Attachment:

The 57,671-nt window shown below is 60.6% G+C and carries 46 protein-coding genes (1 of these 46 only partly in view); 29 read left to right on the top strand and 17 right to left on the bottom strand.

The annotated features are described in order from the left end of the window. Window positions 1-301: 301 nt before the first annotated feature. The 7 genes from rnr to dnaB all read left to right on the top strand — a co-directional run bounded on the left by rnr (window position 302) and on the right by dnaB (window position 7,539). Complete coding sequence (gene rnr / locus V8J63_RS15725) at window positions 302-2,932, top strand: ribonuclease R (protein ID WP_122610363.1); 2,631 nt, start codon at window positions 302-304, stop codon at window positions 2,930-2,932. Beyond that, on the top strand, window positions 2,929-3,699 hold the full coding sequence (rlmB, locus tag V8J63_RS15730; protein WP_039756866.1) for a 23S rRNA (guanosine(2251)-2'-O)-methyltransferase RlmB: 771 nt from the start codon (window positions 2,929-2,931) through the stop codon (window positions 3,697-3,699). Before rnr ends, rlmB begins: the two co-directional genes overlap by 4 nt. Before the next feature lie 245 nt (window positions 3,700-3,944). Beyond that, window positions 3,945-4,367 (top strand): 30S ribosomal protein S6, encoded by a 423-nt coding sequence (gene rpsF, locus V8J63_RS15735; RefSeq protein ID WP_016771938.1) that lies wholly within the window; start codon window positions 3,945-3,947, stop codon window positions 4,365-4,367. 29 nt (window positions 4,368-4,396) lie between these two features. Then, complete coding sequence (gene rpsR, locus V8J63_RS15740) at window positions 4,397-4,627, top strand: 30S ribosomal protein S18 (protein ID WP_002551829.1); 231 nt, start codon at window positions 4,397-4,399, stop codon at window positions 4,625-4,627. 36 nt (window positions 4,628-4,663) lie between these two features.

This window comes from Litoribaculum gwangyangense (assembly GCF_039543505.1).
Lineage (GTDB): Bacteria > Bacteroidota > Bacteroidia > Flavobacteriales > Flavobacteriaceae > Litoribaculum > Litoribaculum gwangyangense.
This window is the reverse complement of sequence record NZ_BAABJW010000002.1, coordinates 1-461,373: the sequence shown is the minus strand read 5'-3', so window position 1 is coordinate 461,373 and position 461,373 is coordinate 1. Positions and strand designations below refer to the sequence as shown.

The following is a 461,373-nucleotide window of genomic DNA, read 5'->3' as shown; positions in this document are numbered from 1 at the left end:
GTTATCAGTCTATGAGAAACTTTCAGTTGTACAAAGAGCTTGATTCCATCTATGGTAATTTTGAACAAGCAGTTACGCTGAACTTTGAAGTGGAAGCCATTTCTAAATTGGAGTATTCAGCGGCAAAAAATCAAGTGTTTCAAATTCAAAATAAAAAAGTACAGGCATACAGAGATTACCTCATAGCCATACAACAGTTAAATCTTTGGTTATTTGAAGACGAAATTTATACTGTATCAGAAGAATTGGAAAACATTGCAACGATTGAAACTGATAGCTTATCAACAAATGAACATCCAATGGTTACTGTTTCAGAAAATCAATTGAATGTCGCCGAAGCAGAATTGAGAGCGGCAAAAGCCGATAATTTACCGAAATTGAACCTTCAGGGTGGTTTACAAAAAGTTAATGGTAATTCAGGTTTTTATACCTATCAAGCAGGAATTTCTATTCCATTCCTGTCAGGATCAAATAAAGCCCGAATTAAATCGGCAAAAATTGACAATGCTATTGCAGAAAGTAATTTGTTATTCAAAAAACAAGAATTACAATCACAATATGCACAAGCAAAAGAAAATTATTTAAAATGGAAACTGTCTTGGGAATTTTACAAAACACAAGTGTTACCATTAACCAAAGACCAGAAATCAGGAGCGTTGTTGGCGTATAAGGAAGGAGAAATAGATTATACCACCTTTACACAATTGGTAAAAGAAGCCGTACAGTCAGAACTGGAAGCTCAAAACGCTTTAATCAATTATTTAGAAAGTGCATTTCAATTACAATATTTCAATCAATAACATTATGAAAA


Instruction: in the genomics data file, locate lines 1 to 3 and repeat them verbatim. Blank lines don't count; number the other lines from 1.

The 57,671-nt window shown below is 60.6% G+C and carries 46 protein-coding genes (1 of these 46 only partly in view); 29 read left to right on the top strand and 17 right to left on the bottom strand.

The annotated features are described in order from the left end of the window. Window positions 1-301: 301 nt before the first annotated feature. The 7 genes from rnr to dnaB all read left to right on the top strand — a co-directional run bounded on the left by rnr (window position 302) and on the right by dnaB (window position 7,539). Complete coding sequence (gene rnr / locus V8J63_RS15725) at window positions 302-2,932, top strand: ribonuclease R (protein ID WP_122610363.1); 2,631 nt, start codon at window positions 302-304, stop codon at window positions 2,930-2,932. Beyond that, on the top strand, window positions 2,929-3,699 hold the full coding sequence (rlmB, locus tag V8J63_RS15730; protein WP_039756866.1) for a 23S rRNA (guanosine(2251)-2'-O)-methyltransferase RlmB: 771 nt from the start codon (window positions 2,929-2,931) through the stop codon (window positions 3,697-3,699). Before rnr ends, rlmB begins: the two co-directional genes overlap by 4 nt. Before the next feature lie 245 nt (window positions 3,700-3,944). Beyond that, window positions 3,945-4,367 (top strand): 30S ribosomal protein S6, encoded by a 423-nt coding sequence (gene rpsF, locus V8J63_RS15735; RefSeq protein ID WP_016771938.1) that lies wholly within the window; start codon window positions 3,945-3,947, stop codon window positions 4,365-4,367. 29 nt (window positions 4,368-4,396) lie between these two features. Then, complete coding sequence (gene rpsR, locus V8J63_RS15740) at window positions 4,397-4,627, top strand: 30S ribosomal protein S18 (protein ID WP_002551829.1); 231 nt, start codon at window positions 4,397-4,399, stop codon at window positions 4,625-4,627. 36 nt (window positions 4,628-4,663) lie between these two features.

This window comes from Litoribaculum gwangyangense (assembly GCF_039543505.1).